... [It is] necessary, therefore, the pattern indeed of the things in the heavens to be purified with these, and the heavenly things themselves with better sacrifices than these; for not into holy places made with hands did the Messiah enter -- figures of the true -- but into the heaven itself, now to be manifested in the presence of God for us; nor that he may many times offer himself, even as the chief priest doth enter into the holy places every year with blood of others;

Again, the reference is to Yom Kippur.

... since it had behoved him many times to suffer from the foundation of the world, but now once, at the full end of the ages, for putting away of sin through his sacrifice, he hath been manifested; and as it is laid up to men once to die, and after this -- judgment, so also the Messiah, once having been offered to bear the sins of many, a second time, apart from a sin-offering, shall appear, to those waiting for him -- to salvation!

The last verses above show an important distinction. Salvation is not yet fully "accomplished," from our perspective. Messiah will come again to do this. He came to deal with sin the first time (riding lowly on a donkey). When He returns at the end of the age, He will effect salvation for those who trust in Him (arriving in the clouds - see comments on verse 7 below). The text helps point to an explanation regarding the difficulty in understanding Yeshua's role as Passover Lamb versus His roles as the Yom Kippur sacrifice, as they are not the same. (If He is the Yom Kippur sacrifice, why did He die at Passover?)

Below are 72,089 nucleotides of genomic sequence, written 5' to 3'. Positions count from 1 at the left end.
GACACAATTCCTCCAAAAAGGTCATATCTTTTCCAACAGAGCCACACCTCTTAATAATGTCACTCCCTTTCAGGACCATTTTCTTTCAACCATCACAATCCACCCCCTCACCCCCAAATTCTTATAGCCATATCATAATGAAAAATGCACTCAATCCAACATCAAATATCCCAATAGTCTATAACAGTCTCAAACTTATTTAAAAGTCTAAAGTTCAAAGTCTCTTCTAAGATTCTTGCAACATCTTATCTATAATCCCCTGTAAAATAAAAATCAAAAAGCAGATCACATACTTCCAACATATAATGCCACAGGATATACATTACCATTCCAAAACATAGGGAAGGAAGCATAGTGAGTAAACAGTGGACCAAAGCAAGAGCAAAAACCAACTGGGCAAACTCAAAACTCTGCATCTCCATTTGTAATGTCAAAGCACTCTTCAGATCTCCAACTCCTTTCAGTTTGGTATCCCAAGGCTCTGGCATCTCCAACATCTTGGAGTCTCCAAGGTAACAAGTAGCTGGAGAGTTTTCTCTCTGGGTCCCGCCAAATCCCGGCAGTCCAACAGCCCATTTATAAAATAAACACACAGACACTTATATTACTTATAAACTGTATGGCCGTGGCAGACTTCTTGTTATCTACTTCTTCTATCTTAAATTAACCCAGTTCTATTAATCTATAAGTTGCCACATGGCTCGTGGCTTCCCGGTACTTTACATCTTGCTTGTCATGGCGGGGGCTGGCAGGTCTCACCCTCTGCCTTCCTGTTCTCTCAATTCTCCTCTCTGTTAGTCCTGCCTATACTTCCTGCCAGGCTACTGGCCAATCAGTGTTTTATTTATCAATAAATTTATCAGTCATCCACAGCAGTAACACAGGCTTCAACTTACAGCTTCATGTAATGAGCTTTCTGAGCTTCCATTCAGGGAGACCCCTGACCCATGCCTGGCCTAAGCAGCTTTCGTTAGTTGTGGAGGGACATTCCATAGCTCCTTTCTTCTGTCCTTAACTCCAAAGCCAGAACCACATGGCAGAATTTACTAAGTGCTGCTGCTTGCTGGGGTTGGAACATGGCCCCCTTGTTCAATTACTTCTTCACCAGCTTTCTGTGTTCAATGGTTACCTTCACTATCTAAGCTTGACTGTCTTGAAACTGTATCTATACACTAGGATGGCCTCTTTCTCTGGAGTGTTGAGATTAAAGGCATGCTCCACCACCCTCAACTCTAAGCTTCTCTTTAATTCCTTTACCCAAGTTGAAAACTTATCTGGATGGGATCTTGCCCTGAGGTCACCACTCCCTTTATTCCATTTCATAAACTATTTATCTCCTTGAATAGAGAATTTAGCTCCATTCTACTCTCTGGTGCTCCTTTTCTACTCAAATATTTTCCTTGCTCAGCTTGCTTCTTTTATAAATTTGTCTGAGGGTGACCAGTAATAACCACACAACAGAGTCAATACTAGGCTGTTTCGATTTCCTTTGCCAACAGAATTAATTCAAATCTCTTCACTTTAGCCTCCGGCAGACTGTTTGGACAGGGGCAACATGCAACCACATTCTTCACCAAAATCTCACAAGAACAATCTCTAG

The answer if found, when it is understood that His return brings about the unification of all things (in the Millennial Sabbath), including the unification of the Feasts of God. From our earthly point (in time) these Feasts appear to be very distinct, but from the heavenly point of view (outside of time) they, along with all else, are in harmony. (This is why "Tipheret" [harmony] is the most important sephirah in Hebrew mystical literature.)

Thus, Scripture tells us that Yeshua was not only slain approximately 1970 years ago, but He is also the Lamb slain from the foundation of the world (Rev 14:8), and that God's redemptive work was finished from the foundation of the world (Hebrews 4:3). As God (Yeshua) is the Aleph and the Tav, (the beginning and the end) these things are "already accomplished." The reader is encouraged to review our background study on Spiritual Time and Space.